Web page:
What Are You Wearing?
Growing up, my mom made many of my clothes. We’d go to the fabric store together and select patterns and textiles, then she’d measure me and get to work on her sewing machine. She is a skilled seamstress, so the fruits of her labor were beautiful and looked more custom-tailored than “homemade.” That may sound luxurious, but it was an act of economic necessity, not one of leisure. Nonetheless, it instilled in me a love and appreciation for clothing from a young age.
Fashion is often thought to be the realm of the privileged. But it’s more than a capricious frivolity. It is also a powerful social tool when used properly. Novelist Chimamanda Ngozi Adichie writes about growing up in Nigeria, where a failure to invest in one’s appearance is frowned upon — only to come to the U.S. and realize that the inverse is true amongst certain intellectual circles, where she found that women are often asked to choose between beauty or brains if they want to be taken seriously.
Sure, excessive spending and the mindless accumulation of consumer goods is neither powerful nor fiscally responsible. But if that’s the extent of how you view fashion — as merely a dangerous trap or a marker of excess — then you limit its potential and exclude yourself from its transformative capabilities. You don’t want to shun fashion, but strategically embrace it. Here’s how.
Dress Beyond Your Bio: Who Do You Want To Be?
Stop worrying about what’s trendy this season and starting thinking about the role you want to play. What’s the image you’d like to project? What’s the persona you want to embody? Think of individuals or style archetypes you associate with this image, then start piecing together your look from there. And remember: It’s less about “being fashionable” and more about aligning your image with your desired role.
I combined my love of fashion with a sociologist’s eye to transcend the circumstances of my childhood. It was fashion that served as my everyday tool for personal transformation and social and economic advancement. Clothing served as the packaging for the content I’d worked so hard to hone.
We’ve all been told to “dress for the job we want,” but it pays to broaden that philosophy to our identity at large: Dress for the role you want to play in life, not the circumstances into which you’re born. Follow the fashion lead of the highest ranking woman in your office, or if you’re an entrepreneur, identify your professional icon and carve your visual niche in a similar realm. Identity is not fixed — it’s fluid. Dressing aspirationally communicates confidence and facilitates the actualization of that future-projected identity.
Rest assured: Choosing to embrace a visual identity that is not traditionally associated with the biographical realities into which you were born does not put your “authenticity” into question (if we want to invoke that loaded word). We all wear social masks, and those masks are not false personas, but rather different facets of our identity. You may be buttoned up with clients and more bohemian with friends, but one isn’t more “real” than the other. Embracing fashion as a tool for self-discovery and personal expression helps you radiate authenticity. You are the self you project — and your image plays a huge role in defining that self, whether you like it or not.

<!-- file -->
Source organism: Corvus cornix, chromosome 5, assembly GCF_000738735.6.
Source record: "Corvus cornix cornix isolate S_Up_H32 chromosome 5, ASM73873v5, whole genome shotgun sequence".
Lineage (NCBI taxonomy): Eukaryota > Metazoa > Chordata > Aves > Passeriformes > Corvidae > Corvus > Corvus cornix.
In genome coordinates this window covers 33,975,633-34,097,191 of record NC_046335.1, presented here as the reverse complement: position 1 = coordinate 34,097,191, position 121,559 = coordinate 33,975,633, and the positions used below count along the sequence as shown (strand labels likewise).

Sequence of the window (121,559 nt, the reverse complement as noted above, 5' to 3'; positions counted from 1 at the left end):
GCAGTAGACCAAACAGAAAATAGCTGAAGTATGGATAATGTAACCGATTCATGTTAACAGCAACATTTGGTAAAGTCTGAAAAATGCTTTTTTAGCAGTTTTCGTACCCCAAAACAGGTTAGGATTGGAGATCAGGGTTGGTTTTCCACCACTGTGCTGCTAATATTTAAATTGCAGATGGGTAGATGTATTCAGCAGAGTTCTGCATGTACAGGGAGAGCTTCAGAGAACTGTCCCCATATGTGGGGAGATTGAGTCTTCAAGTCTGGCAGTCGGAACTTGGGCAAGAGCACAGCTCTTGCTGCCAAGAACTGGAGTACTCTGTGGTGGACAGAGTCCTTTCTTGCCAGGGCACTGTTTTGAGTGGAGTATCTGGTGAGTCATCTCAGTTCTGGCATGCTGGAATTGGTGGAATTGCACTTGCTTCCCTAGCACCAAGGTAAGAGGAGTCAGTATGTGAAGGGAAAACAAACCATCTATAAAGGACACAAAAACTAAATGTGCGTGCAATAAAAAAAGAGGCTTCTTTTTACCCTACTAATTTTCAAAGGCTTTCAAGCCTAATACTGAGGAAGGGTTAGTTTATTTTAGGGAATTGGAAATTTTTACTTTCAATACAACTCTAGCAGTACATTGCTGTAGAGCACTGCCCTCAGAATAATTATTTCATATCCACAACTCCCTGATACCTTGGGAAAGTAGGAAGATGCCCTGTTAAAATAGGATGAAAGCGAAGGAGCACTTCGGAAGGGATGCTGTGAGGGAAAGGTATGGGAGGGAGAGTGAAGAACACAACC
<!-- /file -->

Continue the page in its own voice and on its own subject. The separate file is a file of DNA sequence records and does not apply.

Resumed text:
And the transformational power of aesthetics extends well beyond the sartorial. Bodily manipulation and personal grooming techniques also help or hinder your ascent toward your aspirational self. Play with specific variables — try different silhouettes, hair styles, and color palettes — and make note of how your audience responds.
Invest in Only What Matters
The clothes I grew up with were the opposite of “fast fashion.” Rather, they were the very definition of sustainable. But most people — including me — do not have time to sew their own clothing. The mindful allocation of time and resources is a crucial component of financial freedom and for me, sewing my own clothing doesn’t make sense. (The economics of opportunity cost are not to be ignored, and I’m a big advocate for outsourcing for success.)
As someone who grew up appreciating fashion, but not understanding just how much it can cost, I’ve come a long way toward reconciling my frugal upbringing with the realization that my image is worth investing in. I choose pieces carefully, each one a conscious addition to my identity. I keep a wish list and try to purchase only from that list — sometimes I’m able to find those items on sale, but other times necessity and expediency demand that I purchase them at full price. Make your own list and set financial boundaries. The time and effort will pay off.
Find Fashions That Fit Your Figure and Your Situation
The styles we like or what we see in magazines are not always figure flattering or context appropriate for us. It’s great to wear what you love, but if a look doesn’t serve you physically and contextually, consider adopting a different image or tweak it to customize your needs. Understanding how your body wears clothing and how that dressed body is perceived in your particular social and professional settings takes self-awareness — but a positive response from your audience demonstrates that it’s worth paying attention.
Knowing who you want to be, with considerations for your budget, as well as a sober eye to your body and environment, are all crucial components for creating a powerful appearance. And once you do develop a visual formula that works, don’t be afraid to wear it on repeat.
Anna Akbari, Ph.D. is the founder of Sociology of Style (formerly Closet Catharsis), her wardrobe and image consulting company, where she is the "thinking person's stylist." Find out more and follow her on Twitter.